Astronomy is one of the oldest sciences that human-kind has developed. Although astronomical observations started with the ancients, the science really came into its own after the perfection of a workable telescope in 1608. By the end of the 17th century, telescopes and astronomy made it to the ‘New World’, including the Philadelphia region. This presentation will lead you on a trail of discovery from the colonial period, through the flowering of 19th century astronomy, and into the 20th century era of ‘big science’. This historical perspective is non-technical and aimed at a general public audience.
About the Speaker: Bart Fried, B.S., L. Arch., is the founder and past President of the Antique Telescope Society, as well as moderator of the ATS Forum. He is the recipient of the ATS Isaac Newton Medal for meritorious service to the Society. As a recognized authority on the history of the telescope, he has lectured for several decades around the U.S., the U.K., Ireland and Canada. His field of concentrated research is the life and work of Dr. John Alfred Brashear. Over 30 published articles can be found in Sky & Telescope magazine; the Journal of the Antique Telescope Society; Eyepiece newsletter of the Amateur Astronomers Association and other journals and publications. Bart is also the Executive Vice-President of Amateur Astronomers Association, Inc, the largest individual astronomical association in the U.S. with ~600 members. Bart is an avid observational astronomer, and in his meager spare time Bart enjoys skiing, biking, scuba diving and telescope history research. He is now retired from a lifetime of working in industry.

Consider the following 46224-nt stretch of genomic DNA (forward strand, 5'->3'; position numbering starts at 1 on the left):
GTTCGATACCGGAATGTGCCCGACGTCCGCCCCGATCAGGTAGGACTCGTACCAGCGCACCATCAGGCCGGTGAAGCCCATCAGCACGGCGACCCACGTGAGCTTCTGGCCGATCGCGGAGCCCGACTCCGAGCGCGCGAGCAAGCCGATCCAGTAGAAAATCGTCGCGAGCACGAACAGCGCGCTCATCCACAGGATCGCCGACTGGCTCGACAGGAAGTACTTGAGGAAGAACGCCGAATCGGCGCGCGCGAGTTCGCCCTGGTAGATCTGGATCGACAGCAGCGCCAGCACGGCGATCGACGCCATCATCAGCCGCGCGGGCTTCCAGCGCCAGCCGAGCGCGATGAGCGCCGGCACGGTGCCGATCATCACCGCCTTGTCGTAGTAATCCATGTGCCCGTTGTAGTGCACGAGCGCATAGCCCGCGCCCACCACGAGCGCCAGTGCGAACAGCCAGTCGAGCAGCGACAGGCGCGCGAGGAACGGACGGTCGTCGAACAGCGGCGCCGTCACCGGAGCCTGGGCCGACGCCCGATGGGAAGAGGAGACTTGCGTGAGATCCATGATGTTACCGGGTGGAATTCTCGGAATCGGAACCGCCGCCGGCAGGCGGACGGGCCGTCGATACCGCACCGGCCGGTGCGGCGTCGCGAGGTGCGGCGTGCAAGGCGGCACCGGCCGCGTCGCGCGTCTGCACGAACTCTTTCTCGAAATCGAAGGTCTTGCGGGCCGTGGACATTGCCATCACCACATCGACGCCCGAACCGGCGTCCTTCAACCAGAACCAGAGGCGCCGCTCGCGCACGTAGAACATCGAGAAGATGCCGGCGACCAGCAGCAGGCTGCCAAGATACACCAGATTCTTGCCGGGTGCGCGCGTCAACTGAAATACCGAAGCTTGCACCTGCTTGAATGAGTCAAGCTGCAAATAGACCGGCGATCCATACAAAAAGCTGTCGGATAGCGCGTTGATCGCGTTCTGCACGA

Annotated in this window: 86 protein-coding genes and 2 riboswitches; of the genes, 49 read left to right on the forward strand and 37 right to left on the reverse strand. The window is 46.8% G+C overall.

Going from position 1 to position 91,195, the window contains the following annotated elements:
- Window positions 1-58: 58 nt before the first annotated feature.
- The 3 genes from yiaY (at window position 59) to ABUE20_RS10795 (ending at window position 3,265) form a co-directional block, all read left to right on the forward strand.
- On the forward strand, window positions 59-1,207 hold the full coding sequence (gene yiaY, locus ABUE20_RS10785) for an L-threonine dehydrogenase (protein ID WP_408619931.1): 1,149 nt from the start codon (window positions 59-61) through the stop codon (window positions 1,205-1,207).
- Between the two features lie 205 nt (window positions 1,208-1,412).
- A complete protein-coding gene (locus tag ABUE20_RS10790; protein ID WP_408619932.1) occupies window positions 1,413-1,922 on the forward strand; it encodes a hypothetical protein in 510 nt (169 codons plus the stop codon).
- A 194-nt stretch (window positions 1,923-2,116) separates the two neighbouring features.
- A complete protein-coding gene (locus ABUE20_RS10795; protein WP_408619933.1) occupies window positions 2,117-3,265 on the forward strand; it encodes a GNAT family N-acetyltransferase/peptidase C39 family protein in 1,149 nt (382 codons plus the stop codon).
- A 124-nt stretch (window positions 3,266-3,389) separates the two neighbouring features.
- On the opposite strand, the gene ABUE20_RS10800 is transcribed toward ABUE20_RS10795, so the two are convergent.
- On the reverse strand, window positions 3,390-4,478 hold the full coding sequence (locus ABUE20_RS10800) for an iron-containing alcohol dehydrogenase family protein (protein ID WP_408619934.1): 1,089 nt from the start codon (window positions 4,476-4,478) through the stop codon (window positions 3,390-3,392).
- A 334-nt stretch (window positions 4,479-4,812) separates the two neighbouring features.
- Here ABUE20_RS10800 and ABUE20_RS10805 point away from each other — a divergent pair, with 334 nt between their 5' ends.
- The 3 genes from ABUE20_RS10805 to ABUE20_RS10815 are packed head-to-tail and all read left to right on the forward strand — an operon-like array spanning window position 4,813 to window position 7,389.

Admission is Pay as You Wish! Your donation is greatly appreciated. All proceeds benefit the development of future programming and the preservation of the History Center and its collections. The History Center is home to over 750,000 manuscripts, 100,000 photographs, and 70,000 artifacts. Your donation helps us to preserve and share those resources. Register Here
Presentation is via Zoom, and will be recorded and available for 7 days for all registered participants. We will email out a Zoom link the day of the presentation, and email a link to the recording within 48 hours. Note: the Zoom link emailed out the day of the presentation only takes you to the live presentation; the link emailed out the day after will contain the recorded version.
This presentation is made possible by the generous support of the CCHC Special Fund in honor of botanist and amateur astronomer Humphry Marshall.